Beauty Myth-busting: Oils vs. “Oil-free” Part 2- Find your Holy Grail oil.

So after our highly scientific experiment of “Find the grease ring on the paper bag”, you’ve concluded that your “oil-free” products have been lying to you all along. They indeed masquerade as “oil-free” products based on a technicality. Now, before we blow this drama out of proportion, let’s evaluate: how has your moisturizer been treating you? If you’re not experiencing breakouts and you’re happy with the performance of your moisturizer, why fix something if it’s not broken? If you suspect that your moisturizer has been the culprit to your breakouts, read on.

Now that we’ve clarified that just about all moisturizers contain oil and/or oil-like fillers, let me point out that this isn’t a bad thing. In the world of skincare, the fear of oil is created by the propaganda that oil = acne. That is simply untrue. If the oil/oil-like filler in question is not comedogenic to you, you can use it to nourish and protect skin from moisture loss and environmental elements. How do you find the right oil for your skin?

Personally speaking, just about all synthetic esters and moisturizers I’ve tried break me out. They tend to leave a heavy residue that feels foreign on my skin. I prefer oils that mimic my skin’s natural oil. Natural oils really strengthen my skin and they’re much easier to wash off. After years of trying different nature-derived oils (and breaking out from some of them), I’ve found that emu oil suits me best. I can use this oil on the most acne-prone areas of my skin and it still won’t break me out. Emu oil has helped my rosacea tremendously while strengthening my skin so it’s less irritation-prone. I apply this under my mineral powder and the 2 products meld together seamlessly on my skin. Emu oil is also rumored to have sun protection abilities. I can’t say enough about this miracle oil. I bought a 2 oz. bottle of emu oil from Garden of Wisdom in January 2010, it’s now October and I still have about 70% left in the bottle!

The one downside of emu oil is that it is not vegetarian friendly. For a plant oil that is safe for most skin types, jojoba oil is a good one to try. My sister swears by jojoba oil and coconut oil for her also acne-prone skin. I’ve also been testing kukui oil once a week to see how my skin likes it. Acne-prone skin types: apply logic and use the oils in moderation. This is not because the oil will cause acne, but acne-prone has a higher chance of breaking out from any new ingredient. When it comes to trying anything new, use product sparingly, track your progress and avoid starting other new products.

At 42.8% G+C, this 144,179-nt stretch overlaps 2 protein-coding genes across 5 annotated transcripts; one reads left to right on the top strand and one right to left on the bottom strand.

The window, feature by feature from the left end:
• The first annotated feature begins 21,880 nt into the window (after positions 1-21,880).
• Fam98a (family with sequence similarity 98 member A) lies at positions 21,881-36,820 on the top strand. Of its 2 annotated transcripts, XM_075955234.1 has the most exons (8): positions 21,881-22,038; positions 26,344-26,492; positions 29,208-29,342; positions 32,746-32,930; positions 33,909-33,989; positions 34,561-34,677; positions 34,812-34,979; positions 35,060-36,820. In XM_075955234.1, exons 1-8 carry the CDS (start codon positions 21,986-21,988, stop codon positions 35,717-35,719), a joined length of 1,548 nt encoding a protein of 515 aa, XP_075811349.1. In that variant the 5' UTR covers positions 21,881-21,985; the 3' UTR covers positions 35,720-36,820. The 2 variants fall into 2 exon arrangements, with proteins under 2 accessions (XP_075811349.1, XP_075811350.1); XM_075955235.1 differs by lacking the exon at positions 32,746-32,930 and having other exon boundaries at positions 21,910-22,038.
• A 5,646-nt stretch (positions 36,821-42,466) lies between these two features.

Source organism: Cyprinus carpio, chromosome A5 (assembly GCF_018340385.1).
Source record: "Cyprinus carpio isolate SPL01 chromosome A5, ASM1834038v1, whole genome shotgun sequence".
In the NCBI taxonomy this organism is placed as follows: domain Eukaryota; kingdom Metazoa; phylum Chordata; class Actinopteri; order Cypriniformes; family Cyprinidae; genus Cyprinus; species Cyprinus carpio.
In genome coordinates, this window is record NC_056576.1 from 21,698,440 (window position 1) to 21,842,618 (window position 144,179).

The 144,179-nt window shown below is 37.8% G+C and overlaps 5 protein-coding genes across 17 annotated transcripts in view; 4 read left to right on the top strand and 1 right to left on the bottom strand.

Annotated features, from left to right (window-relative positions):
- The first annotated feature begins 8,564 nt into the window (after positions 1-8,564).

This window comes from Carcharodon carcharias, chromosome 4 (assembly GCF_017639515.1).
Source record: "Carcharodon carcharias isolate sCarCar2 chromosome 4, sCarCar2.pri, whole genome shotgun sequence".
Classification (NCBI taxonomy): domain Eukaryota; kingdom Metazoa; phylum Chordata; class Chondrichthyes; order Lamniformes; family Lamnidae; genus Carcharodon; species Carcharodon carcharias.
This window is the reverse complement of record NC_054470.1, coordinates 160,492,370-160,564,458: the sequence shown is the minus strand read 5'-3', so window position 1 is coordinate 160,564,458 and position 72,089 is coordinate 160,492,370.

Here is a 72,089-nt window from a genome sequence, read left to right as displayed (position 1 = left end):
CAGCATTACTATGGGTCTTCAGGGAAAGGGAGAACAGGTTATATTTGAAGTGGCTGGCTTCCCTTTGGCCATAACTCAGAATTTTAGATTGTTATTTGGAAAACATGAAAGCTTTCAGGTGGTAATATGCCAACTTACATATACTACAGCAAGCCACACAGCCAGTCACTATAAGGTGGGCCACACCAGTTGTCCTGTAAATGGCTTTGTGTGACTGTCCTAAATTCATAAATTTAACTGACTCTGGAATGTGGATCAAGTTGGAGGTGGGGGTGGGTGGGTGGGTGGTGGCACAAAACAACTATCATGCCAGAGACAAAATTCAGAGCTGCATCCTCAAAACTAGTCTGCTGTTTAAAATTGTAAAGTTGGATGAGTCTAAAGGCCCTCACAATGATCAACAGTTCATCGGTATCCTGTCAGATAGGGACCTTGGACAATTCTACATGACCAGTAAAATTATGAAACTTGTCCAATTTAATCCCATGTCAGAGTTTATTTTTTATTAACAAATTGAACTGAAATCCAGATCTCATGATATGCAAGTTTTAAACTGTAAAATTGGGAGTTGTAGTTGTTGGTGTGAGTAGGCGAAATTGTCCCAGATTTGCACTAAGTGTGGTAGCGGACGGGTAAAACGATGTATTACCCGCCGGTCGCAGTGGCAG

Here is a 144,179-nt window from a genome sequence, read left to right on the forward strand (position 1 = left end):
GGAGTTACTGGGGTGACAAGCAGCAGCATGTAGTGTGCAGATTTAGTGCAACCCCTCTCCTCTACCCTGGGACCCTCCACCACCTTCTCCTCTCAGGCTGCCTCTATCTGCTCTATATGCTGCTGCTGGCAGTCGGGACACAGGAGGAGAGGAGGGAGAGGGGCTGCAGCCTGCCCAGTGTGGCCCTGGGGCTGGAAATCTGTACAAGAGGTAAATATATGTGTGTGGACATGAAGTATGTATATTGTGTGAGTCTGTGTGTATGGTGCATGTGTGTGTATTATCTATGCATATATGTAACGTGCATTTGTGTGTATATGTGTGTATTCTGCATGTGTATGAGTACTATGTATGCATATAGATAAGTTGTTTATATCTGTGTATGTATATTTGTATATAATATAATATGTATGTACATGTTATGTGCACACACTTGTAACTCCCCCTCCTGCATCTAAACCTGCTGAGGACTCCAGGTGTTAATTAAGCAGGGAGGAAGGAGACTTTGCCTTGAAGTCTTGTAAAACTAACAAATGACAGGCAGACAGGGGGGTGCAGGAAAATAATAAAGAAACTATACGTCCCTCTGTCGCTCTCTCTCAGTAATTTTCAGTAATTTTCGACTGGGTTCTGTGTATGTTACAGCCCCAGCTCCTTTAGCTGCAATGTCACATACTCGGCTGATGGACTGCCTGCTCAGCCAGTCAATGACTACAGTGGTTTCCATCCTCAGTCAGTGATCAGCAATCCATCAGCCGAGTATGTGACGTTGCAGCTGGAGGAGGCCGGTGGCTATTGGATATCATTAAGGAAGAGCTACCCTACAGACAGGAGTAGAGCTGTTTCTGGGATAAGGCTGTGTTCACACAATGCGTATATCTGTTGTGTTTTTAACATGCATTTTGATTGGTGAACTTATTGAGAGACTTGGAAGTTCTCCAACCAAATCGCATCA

Beauty Myth-busting: Oils vs. “Oil-free”- What is better for my skin?

Having been acne-prone, I am all too familiar with the acne-prone mentality. For the longest time, “Is this oil-free?” was my skincare-shopping motto. I avoided "the O-word" in my skincare and cosmetics at all costs. However, through searching and researching for my ideal skincare regimen, my knowledge on oils has been revamped forever. I can no longer imagine an “oil-free” skincare routine. Read on to find out why.

Ok, here’s the thing. In the United States, when something states “Oil-free” on the bottle, it does not mean what you think it means. It is simply telling you that the product is free of animal, plant and mineral oils. Sounds great on paper, but the reality is: many “oil-free” products feel thicker and greasier than non-“oil-free” products. Why? Well, to ensure that “oil-free” moisturizers still have a nice moisturizing texture and finish, skincare companies use synthetics esters and waxes in lieu of animal, plant and mineral oils. Often times, these fillers look, act and feel just like oils. And just as often, these fillers are comedogenic whereas the some of the aforementioned oils are not.

Here’s a trick to try: take your “oil-free” moisturizers & foundations and liberally dab them on a brown paper bag (the lunch-sack variety will work). Leave the bag at room temperature for 12-24 hours. When you check the bag again, you may see oily rings around the products. These tell-tale rings are the esters and waxes in the product, they soak through a paper bag as well as any greasy lunch!

Gasp! what do I do now? Stayed tuned for Part 2 of Oils vs. “Oil-free”, coming soon!

Image courtesy of sheenasays.com (amazing blog, go check it out!)